15. OPAMP Gain Bandwidth Product \(GBW\)

15.1. Objective

The objective of this activity is to explore a key parameter that affects the performance of op-amps at high frequencies. The parameter is the gain-bandwidth product (\(GBW\)) or unity gain bandwidth.

15.2. Notes

In this tutorials we use the terminology taken from the user manual when referring to the connections to the Red Pitaya STEMlab board hardware. Extension connector pins used for -3.3V and +3.3V voltage supply are show in the documentation here. Bode analyzer application is used to measure frequency response of op-amp circuit.

15.3. Materials

  • Red Pitaya STEMlab
  • OPAMP: 1x OP97
  • Resistor: 2x 100 \(\Omega\)
  • Resistor: 1x 47 \(k \Omega\)
  • Resistor: 1x 100 \(k \Omega\)
  • Resistor: 2x 10 \(k \Omega\)

15.4. Background

The forward gain, \(G\) is defined as the gain of the op-amp when a signal is fed differentially into the amplifier with no negative feedback applied. This gain is ideally infinite at all frequencies, but in a real op-amp is finite, and depends on the frequency. At low frequency the gain is maximum, decreases linearly with increasing frequency, and has a value of one at the frequency commonly referred to as the unity gain or cut-off frequency \(f_{c}\) (in equation form, \(G(f_c)=1\)). For the OP97 op-amp, the unity gain frequency is 900 kHz, the open-loop gain at this frequency is simply one. This is also the Closed-Loop Bandwidth or the maximum frequency when the feedback is configured with a closed loop gain of 1. \(G_f\) is defined as the gain-bandwidth product, \(GBW\), and for all input frequencies this product is constant and equal to \(f_c\). The gain can be specified as a simple number (magnitude) or in dB(decibel).

\[ \begin{align}\begin{aligned}GBW = gain * f_c\\or\\GBW = gain * BW\end{aligned}\end{align} \]

where \(f_c\) is cut-off frequency (at \(f_c\) gain drops by -3dB ( -3dB = \(1 / \sqrt{2}\) drob in signal amplitude)) and \(BW\) frequency bandwidth in this case given as \(BW = f_c\)

Figure 1, from the OP97 datasheet, graphically illustrates this relationship. When feedback is provided, as in an inverting amplifier, the gain is given by G = –R2/R1; however, it must be recognized that the magnitude of this gain can never exceed the gain as given by the gain-bandwidth product.

_images/Activity_15_Fig_01.png

Figure 1: OP97 Open-Loop Gain, Phase vs. Frequency

Note

You should remember following: The maximum frequency of “normal operation” (i.e frequency bandwidth, i.e cut-off frequency, i.e frequency where gain drops by 3dB) of your op-amp circuit (amplifier) in non-inverting or inverting configuration will be ALWAYS dependent on the GAIN. If you chose higher gain the frequency bandwidth will be lower and vice versa.

For example: If we want to have inverting amplifier with gain = 100 based on OP97 then our frequency bandwidth will be given as:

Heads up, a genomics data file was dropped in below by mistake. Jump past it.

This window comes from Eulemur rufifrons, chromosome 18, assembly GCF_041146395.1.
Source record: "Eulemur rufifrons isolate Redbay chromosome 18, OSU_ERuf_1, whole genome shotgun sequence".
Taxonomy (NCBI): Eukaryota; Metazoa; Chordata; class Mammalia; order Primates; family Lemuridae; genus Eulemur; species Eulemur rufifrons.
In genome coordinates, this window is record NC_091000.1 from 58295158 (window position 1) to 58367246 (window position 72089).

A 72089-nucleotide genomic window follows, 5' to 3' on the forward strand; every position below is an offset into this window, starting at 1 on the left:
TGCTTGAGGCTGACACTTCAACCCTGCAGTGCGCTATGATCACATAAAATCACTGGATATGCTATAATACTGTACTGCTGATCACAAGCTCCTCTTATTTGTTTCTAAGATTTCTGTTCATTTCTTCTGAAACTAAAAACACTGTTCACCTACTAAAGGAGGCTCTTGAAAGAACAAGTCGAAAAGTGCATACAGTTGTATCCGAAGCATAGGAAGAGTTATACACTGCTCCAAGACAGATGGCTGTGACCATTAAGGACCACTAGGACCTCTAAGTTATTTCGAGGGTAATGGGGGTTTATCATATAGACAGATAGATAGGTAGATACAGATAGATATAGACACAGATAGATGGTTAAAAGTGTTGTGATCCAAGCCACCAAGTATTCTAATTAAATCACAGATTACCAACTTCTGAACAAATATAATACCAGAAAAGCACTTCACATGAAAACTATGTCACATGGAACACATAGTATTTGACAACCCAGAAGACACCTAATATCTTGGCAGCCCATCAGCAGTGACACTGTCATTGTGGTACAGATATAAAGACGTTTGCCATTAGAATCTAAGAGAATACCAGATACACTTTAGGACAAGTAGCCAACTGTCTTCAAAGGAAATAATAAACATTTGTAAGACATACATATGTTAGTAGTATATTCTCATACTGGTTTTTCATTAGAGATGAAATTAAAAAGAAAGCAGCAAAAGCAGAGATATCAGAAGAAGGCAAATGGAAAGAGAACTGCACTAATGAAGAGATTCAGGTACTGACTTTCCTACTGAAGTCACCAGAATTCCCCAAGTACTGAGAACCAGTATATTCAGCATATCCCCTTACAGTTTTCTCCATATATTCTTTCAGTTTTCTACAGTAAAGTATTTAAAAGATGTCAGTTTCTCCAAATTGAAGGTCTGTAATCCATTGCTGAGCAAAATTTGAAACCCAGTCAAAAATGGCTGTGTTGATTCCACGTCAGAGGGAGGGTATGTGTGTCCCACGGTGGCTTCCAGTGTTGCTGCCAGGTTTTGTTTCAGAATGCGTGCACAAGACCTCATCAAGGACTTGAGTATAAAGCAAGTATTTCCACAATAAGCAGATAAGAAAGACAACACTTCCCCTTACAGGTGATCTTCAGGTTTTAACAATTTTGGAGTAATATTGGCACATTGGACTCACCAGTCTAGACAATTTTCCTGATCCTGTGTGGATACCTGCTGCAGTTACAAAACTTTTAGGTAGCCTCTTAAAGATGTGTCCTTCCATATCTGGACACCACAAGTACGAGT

\[BW = GBW_{OP927}/100 = 900 kHz / 100 = 9 kHz\]

for gain = 1000

\[BW = GBW_{OP927}/1000 = 900 kHz / 1000 = 900 Hz\]

15.5. Procedure

Build the circuit shown in figure 2 on your solderless breadboard to measure the frequency response of a inverting amplifier configured with a closed loop gain of 1000. Because the circuit’s gain is so high, the circuit needs to be driven with a very small input signal. In order to generate small signal with the STEMlab generator, a 1/1000 voltage divider, [R3 - (R4||R1)], is used to reduce the 2V p2p sine signal to 2 mV p2p at the inverting amplifier input. R4 and R1 are effectively in parallel due to the “virtual ground” at pin 2. The parallel combination of R4 and R1 will be 50 Ω which with the 47 KΩ R3 results in a divider ratio close to 1/1000.

_images/Activity_15_Fig_02.png

Figure 2: Inverting amplifier with gain of 1000

Warning

Before connecting the circuit to the STEMlab -3.3V and +3.3V pins double check your circuit. The -3.3V and +3.3V voltage supply pins do not have short circuit handling and they can be damaged in case of short circuit.

  1. Set up the filter circuit as shown in figure 2 on your solderless breadboard, with the component values R1 = R4 = 100 Ω, R2 = 100 kΩ and R3 = 47 kΩ.
  2. Start the Bode analyzer application. The Bode analyzer application will make a frequency sweep in such way it will generate sine signal on \(OUT1\) within frequency range selected by us(in settings menu). \(IN1\) input signal is directly connected to \(OUT_1\) following that \(IN1=V_{in}\). \(IN2\) is connected on the other side of the filter and from that \(IN2=V_{out}\). Bode analyzer application will then for each frequency step take the ratio of \(IN1/IN2\) (\(V_{in}/V_{out}\)) and calculate frequency response.
  3. In the Bode analyzer settings menu set for:
  • start frequency: 100 Hz
  • end frequency: 20 kHz
  • number of steps: 50
  • scale: Log
  • select RUN button
_images/Activity_15_Fig_03.png

Figure 3: Typical OP97 Bode Plot Gain = 1000

From the figure 3 we can see that theory and OP97 datasheet data are consistent with the measurement. At gain = 1000 the BW is 900Hz. Set R2 to 10 kΩ, R3 = 4.7 kΩ, repeat the measurements and observe the results.

_images/Activity_15_Fig_04.png

Figure 3: Typical OP97 Bode Plot Gain = 100

As we can see from the figure 4 for x10 less gain the BW is increased x10 confirming the equation \(GBW = BW * Gain = const\).